Posted by R. March 25, 09 10:35 AM
  1. I am very active on the internet, have a blog, use Twitter, Facebook, but I do not feel comfortable putting my kids on the internet in photos or videos. It's a big, bad world out there and I don't want my kids exposed in any way. I am not sure why a parent would continue filming in situations such as the one you describe, but it is difficult to pass judgment because the videos are out of context; we don't know what normally goes on there and what happened prior to the recording. I personally would not be comfortable with it, and definitely wouldn't want to poke fun at my children. They are so impressionable and learn through our actions. What would they think if I poked fun at them or made them feel foolish on tape and then posted it for the world to see? What message would I be sending them?

    Posted by Jennifer March 25, 09 11:03 AM
  1. I mean, I don't know. I definatley understand where everyone is coming from. Espeacially if we are talking about protecting our children from dangerous people and all. But I wont go as far to say that it's wrong to post funny video's of your kids online. There's plenty of video's out there that are just really funny and are not embarassing at all. But again, I do get why people may not feel the idea of having your children become a public display.

    Posted by Anjel March 25, 09 11:38 AM
  1. I think that you REALLY need to lighten up. Of course people are laughing at the videos...because they're F U N N Y. I know all you smartypants psychologists frown upon laughter, but really. What else are you going to whine about in this blog? Maybe your next one should be on Crocs and how they may damage the feet of our children (when in reality, they're damaging good taste and fashion sense)

    Thanks for taking the time to leave a comment, Tracey. I'm not a "smartypants psychologist," but my litmus test is this: Would it be funny if I was watching it happen, in person, to some kid right in front of me? No? Then it's not appropriate as a video, either.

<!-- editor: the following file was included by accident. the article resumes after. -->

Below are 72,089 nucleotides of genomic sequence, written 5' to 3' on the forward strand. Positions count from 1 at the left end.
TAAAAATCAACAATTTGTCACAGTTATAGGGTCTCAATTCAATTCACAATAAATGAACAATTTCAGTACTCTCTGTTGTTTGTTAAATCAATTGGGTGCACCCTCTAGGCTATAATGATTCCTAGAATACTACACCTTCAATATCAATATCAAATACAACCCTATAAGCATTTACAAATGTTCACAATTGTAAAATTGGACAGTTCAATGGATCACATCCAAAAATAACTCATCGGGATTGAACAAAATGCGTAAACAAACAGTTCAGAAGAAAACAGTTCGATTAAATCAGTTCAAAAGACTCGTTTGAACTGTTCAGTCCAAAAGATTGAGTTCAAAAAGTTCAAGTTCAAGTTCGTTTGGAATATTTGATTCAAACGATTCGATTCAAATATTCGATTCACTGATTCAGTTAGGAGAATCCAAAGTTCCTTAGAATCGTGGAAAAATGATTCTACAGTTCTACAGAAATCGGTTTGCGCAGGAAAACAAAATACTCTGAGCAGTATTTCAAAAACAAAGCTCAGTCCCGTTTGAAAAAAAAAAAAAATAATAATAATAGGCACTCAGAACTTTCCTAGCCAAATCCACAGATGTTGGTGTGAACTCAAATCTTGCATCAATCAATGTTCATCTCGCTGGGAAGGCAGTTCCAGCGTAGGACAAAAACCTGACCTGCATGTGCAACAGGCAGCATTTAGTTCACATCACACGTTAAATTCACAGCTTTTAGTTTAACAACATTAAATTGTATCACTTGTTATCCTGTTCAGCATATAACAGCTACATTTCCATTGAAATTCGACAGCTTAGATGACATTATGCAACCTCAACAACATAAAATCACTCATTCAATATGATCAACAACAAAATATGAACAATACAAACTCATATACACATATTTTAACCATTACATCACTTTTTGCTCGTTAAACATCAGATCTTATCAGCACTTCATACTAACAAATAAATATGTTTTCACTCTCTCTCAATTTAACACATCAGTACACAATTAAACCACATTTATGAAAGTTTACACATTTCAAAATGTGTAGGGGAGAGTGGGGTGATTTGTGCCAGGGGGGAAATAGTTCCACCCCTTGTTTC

Thanks for the crocs suggestion. Seems like you've got a good handle on that one already, so I'll leave it up to you. -- LMA


    Posted by tracey March 25, 09 02:08 PM
  1. My sister in law put bath pictures of our daughters (ages 6 mo-2 1/2) on facebook and I was/am not pleased. I don't want some pediphile "enjoying" our naked kids. I don't use facebook but I imagine once the picture is up, someone could copy it and send it elsewhere.

    Posted by 1 DD March 25, 09 03:11 PM
  1. I post videos on blip.tv so that family members can see them, like Susan. I am very careful not to use their names or any identifying information so that they could not be searched for and I never post videos of them in anything other than a fully clothed state (I feel very strongly about this). I would like to make them password protected so that no one can look at them but have not yet, and have considered just taking them down after a short time. I think parents just need to be mindful of what they are putting out there about their kids, though, and I think it's a fine line between enjoying a funny moment and making fun of your kid. I don't post anything that my kids don't enjoy seeing themselves in. I follow the same guidelines when talking about my kids on my blog.

    Posted by jenny March 25, 09 03:16 PM
  1. If your videos are short (90 seconds) you can host them free on Flickr.com and make them available only to friends. In reality, the chance of having your video go viral is really quite small.

    True, We all saw the video of the kid after the dentist. (I didn't like it either because the kid seemed scared. Scared kids = not funny, Startled kids = very funny) But according to CNET there are 60,000 new videos posted everyday. I don't worry that the funny video of my kid becoming is going to become the next viral video.

    In this brave new world people are going to be on video all the time. And viral video fame (or infamy) is fleeting anyway.


    Posted by daveVN March 25, 09 03:41 PM
  1. If you think the video is disturbing...check out the blog where they are also selling T-shirts about David....http://davidafterdentist.com/blog/

    To be honest, I found this to be one of the least offensive. I don't understand video taping it or posting it on youtube, but at least Dad was answering David's questions and keeping him from putting his finger in his mouth. Still, you'd think he would be more in a hurry to get the kid home and out of the car seat. I could however, easily see this being a completely normal conversation in this scenario, with the exception of the camera.